Continuing through May 20, 2017
The multicultural photographer Andrei Duman, who was born in Romania, educated in England and lives in Los Angeles, loves to capture the beauty of remote and faraway places without ignoring today’s global environmental issues. His work is informed by the tension of opposites. He juxtaposes tame and dangerous environments, and formally contrasts representational against abstract works.
Among the thirty featured photographs are images from the Galapagos islands, an archipelago 700 miles off the coast of Ecuador, which was the research base for Charles Darwin’s Theory of Evolution and described by the scientist in a letter from 1835 as: "a little world within itself, or rather a satellite attached to America.” Duman’s lens-eye view of this little world includes an image of a yellowish land iguana with blotches of white, gray and brown sitting on a rock. Its sharp-clawed feet are set in a slightly toes-in position as the creature stares directly into the camera. The photo insinuates the iguana’s camouflage abilities, since it is shot in focus to establish contrast to the blurry background, with which the spiky creature would have otherwise completely blended in.
This series also acquaints the viewer with the Galapagos tortoise, a reptile which can live up to 175 years. It's categorized as a vulnerable species by the International Union for Conservation of Nature (IUCN) due to the considerably declining number of tortoises over the past 400 hundred years. The tortoise is zoomed in on so as to get a good view of the texture of its face, neck and legs. An image of a blue-footed booby, a seabird that can dive into the water from as high as 80 feet, presents the animal in a human-like pose, turning its gaze into the camera, almost as if it wants to tell us, “hey, watch me I’m gonna dive into the water now.”
Duman’s “Africa" series has an entirely different feel to it. There is a sense that danger is all around. Among the pictures is the image of a hippo with its mouth wide open, cooling off in a lake in the Serengeti, covered by an aquatic plant. The hippo’s pose underlines it being one of the most dangerous animals in Africa, not only for its size, weighing up to nearly 10,000 pounds, but also for its aggressiveness. Even though the exhibit doesn’t mention it, hippos (Greek for river horse) are very territorial and tend to attack people who get into their space.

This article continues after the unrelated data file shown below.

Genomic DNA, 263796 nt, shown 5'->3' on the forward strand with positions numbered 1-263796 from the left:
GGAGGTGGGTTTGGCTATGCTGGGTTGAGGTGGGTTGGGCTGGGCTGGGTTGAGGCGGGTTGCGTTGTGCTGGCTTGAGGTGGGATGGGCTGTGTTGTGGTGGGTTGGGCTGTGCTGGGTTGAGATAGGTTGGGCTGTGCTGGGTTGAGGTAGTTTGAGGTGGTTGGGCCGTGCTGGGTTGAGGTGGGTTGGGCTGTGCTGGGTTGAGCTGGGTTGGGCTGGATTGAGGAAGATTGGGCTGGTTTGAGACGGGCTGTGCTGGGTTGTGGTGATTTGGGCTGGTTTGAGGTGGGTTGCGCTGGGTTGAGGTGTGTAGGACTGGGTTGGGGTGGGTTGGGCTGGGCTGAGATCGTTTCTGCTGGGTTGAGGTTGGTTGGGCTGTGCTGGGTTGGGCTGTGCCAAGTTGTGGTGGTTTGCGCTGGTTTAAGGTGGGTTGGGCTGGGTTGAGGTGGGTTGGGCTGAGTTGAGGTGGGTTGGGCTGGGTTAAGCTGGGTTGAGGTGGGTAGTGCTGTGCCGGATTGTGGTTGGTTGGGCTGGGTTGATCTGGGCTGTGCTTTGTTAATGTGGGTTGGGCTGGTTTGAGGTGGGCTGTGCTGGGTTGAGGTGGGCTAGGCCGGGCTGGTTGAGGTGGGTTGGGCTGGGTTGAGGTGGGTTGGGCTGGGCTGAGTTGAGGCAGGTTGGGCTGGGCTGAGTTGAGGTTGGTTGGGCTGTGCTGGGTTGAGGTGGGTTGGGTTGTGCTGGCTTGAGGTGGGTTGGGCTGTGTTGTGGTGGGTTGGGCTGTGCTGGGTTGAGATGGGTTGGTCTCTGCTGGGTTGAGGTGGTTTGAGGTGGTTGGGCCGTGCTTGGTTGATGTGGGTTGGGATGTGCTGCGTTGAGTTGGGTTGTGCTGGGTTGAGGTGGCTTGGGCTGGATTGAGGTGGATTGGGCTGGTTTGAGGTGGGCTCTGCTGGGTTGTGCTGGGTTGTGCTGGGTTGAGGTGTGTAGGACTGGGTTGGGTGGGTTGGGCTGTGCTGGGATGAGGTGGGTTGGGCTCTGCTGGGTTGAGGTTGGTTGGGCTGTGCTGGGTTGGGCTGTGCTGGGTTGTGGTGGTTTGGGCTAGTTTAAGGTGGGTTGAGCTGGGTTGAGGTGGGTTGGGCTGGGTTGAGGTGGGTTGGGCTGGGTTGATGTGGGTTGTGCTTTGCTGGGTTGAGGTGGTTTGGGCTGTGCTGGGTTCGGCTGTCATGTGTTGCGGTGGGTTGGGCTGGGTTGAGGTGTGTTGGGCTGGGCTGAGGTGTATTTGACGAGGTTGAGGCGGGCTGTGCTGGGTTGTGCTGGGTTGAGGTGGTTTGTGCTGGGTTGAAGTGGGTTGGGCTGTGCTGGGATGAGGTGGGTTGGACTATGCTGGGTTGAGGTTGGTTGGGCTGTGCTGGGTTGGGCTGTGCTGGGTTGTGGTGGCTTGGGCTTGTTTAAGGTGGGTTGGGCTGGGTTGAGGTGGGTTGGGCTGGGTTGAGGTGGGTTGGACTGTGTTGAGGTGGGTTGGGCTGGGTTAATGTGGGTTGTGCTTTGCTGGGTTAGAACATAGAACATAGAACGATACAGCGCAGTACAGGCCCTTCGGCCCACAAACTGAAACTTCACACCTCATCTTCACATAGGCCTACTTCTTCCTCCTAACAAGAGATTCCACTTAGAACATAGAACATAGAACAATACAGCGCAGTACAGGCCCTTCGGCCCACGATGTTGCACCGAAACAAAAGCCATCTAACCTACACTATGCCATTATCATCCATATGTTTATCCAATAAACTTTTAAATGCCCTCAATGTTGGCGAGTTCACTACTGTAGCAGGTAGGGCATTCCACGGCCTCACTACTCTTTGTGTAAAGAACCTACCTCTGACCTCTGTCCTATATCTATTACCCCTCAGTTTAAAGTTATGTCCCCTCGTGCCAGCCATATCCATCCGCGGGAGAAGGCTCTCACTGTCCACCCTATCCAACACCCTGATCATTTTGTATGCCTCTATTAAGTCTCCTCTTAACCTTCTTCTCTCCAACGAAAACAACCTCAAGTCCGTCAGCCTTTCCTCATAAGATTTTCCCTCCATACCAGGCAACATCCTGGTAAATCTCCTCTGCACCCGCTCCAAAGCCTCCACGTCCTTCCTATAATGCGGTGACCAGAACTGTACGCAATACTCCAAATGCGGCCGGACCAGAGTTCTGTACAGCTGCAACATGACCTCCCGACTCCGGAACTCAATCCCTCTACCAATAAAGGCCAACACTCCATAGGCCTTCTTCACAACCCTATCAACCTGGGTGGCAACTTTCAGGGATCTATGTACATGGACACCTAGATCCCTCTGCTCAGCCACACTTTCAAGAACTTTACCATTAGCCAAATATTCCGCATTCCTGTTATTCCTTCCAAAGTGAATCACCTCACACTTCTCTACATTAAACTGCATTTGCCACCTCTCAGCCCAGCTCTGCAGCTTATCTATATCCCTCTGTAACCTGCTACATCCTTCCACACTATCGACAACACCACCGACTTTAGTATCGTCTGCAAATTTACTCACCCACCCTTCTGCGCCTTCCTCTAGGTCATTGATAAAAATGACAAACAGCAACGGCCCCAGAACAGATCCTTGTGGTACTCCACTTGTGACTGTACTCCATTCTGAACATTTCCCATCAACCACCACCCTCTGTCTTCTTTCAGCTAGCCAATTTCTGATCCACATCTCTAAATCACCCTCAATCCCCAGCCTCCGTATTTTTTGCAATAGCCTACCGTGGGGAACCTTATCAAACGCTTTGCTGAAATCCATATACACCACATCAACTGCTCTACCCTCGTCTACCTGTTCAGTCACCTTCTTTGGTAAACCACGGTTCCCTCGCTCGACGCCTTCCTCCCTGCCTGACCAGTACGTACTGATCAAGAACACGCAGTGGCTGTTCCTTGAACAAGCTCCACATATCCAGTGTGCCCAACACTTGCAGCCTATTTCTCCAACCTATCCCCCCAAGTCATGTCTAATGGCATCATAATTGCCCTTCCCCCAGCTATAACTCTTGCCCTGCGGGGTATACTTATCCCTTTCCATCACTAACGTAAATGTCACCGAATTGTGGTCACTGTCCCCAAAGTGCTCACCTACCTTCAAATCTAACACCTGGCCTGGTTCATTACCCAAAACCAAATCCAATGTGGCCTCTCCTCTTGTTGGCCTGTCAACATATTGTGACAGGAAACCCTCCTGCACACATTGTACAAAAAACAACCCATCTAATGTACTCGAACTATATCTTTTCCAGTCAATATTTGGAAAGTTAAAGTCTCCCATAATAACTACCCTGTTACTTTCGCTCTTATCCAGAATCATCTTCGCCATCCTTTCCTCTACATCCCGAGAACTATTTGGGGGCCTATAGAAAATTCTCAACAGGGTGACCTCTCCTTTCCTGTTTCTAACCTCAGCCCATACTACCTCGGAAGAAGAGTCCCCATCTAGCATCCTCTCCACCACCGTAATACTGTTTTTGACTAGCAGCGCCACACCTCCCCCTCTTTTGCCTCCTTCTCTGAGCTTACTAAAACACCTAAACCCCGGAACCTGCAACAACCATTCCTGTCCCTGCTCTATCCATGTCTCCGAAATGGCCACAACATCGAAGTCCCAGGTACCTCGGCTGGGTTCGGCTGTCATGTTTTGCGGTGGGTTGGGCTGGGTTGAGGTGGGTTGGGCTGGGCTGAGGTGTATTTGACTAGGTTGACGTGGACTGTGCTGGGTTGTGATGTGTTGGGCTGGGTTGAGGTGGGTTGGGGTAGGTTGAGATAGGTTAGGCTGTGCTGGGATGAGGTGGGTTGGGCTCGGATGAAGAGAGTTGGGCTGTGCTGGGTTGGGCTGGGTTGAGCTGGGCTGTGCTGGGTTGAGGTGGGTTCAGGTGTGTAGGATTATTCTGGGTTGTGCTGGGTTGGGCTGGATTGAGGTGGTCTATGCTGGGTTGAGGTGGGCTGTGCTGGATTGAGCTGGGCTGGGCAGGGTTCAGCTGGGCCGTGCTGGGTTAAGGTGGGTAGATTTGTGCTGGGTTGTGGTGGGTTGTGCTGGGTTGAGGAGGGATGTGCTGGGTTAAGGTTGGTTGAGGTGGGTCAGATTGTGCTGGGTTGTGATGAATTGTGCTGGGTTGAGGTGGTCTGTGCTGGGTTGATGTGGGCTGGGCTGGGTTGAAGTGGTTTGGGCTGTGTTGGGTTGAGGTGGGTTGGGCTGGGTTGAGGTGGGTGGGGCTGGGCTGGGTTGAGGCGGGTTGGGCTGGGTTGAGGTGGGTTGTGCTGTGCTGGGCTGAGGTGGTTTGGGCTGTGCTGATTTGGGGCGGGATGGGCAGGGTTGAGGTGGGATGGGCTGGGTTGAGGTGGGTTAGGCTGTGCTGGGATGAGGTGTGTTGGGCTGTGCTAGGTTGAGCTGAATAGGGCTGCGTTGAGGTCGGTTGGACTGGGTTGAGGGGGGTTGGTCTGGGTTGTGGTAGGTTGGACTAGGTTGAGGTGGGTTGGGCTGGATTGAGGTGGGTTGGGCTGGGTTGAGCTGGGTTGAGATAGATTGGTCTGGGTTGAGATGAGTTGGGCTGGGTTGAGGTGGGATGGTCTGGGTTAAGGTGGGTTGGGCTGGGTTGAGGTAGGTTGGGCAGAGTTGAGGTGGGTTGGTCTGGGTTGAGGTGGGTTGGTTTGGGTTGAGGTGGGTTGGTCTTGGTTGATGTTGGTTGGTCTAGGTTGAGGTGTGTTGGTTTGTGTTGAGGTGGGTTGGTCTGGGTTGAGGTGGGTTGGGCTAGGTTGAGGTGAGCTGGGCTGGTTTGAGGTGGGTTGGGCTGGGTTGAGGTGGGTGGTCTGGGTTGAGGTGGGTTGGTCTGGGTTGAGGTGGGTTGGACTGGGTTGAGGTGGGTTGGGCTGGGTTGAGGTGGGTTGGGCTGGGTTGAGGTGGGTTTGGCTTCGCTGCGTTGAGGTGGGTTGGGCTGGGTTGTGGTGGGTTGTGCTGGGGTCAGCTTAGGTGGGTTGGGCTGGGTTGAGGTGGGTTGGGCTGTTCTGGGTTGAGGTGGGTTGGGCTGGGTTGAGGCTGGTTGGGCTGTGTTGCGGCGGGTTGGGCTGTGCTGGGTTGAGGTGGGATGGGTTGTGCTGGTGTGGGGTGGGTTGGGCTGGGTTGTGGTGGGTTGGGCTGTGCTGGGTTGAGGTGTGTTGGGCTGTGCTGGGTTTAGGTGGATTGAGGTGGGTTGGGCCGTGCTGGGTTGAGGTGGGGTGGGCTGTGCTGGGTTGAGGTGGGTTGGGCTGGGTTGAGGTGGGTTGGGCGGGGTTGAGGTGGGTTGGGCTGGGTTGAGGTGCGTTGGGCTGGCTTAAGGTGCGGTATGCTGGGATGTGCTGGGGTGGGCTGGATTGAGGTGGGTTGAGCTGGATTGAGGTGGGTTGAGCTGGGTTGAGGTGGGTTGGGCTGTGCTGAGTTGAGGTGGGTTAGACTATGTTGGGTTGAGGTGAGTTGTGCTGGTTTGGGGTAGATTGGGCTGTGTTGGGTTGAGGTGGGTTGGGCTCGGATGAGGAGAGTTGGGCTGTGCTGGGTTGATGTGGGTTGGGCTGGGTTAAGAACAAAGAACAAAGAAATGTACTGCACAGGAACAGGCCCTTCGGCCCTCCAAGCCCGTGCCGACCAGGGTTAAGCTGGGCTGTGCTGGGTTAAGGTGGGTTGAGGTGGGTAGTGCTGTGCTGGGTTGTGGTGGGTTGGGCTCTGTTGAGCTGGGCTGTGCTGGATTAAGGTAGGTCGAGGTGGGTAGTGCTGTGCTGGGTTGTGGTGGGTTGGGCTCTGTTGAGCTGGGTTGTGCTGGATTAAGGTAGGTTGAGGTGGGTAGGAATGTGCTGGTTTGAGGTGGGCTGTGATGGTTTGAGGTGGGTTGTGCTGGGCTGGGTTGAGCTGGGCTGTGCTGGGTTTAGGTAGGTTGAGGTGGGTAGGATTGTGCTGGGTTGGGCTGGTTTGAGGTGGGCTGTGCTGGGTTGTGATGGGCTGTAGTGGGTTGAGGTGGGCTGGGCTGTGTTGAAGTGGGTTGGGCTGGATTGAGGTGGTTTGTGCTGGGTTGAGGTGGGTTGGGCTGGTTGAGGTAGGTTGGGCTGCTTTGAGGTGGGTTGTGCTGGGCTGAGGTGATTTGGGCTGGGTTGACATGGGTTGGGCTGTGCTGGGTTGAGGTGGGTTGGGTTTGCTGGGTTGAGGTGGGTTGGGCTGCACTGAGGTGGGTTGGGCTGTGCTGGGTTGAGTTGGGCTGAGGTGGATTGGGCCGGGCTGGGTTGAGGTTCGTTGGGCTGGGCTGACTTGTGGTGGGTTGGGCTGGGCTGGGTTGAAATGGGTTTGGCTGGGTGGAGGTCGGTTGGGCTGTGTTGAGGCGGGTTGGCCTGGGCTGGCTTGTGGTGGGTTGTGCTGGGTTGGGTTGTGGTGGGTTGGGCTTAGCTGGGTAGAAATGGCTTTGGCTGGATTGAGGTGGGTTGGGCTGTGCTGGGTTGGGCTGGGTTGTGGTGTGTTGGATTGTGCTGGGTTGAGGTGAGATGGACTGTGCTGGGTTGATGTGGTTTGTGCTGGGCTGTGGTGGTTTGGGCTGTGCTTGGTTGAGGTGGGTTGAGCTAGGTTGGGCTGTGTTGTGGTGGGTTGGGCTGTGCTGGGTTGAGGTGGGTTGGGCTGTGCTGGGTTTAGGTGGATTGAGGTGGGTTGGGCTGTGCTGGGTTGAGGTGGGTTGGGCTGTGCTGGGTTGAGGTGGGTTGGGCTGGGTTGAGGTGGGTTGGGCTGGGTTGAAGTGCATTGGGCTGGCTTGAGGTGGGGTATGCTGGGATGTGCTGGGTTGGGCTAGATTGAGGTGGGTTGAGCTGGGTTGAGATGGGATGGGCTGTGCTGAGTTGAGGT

Another striking photo is Duman’s image of a cheetah in Namibia, staring into the camera as its resting its face on the ground. In this pose, the cheetah appears more like a somewhat tired and “aww”- inducing puppy than a big cat that runs up to 75 miles per hour to catch its prey. The reversed characteristic stressed by Duman accentuates the face rather than the body. A portrait photo of an elephant shows its skin texture, floppy ears, short tusks and sad eyes. Elephants are desired objects in wildlife photography, yet, one should not forget that they are on the path of extinction, thanks to the centuries long problems of ivory poaching and incursions onto farmland.
In addition to the “Galapagos" and “Africa" images, the exhibit also displays Duman’s aerial works shot from a helicopter with the side doors off. At first glance they look like abstract paintings. The ones that catch one’s eye due to their vibrant colors are “Greensplit,” “Lake Duman,” “White-Yellow” and “Orange Pools,” primarily taken at Owens Lake on the eastern side of the Sierra Nevada mountain range. Although one can’t tell from the photos, Owens Lake is a mostly dry lake that creates an enormous amount of windblown dust, polluting the air. The dust is a health hazard, sometimes causing respiratory diseases and cancer in the people who live close by. In 2013, the lake was considered one of the biggest environmental issues in the U.S.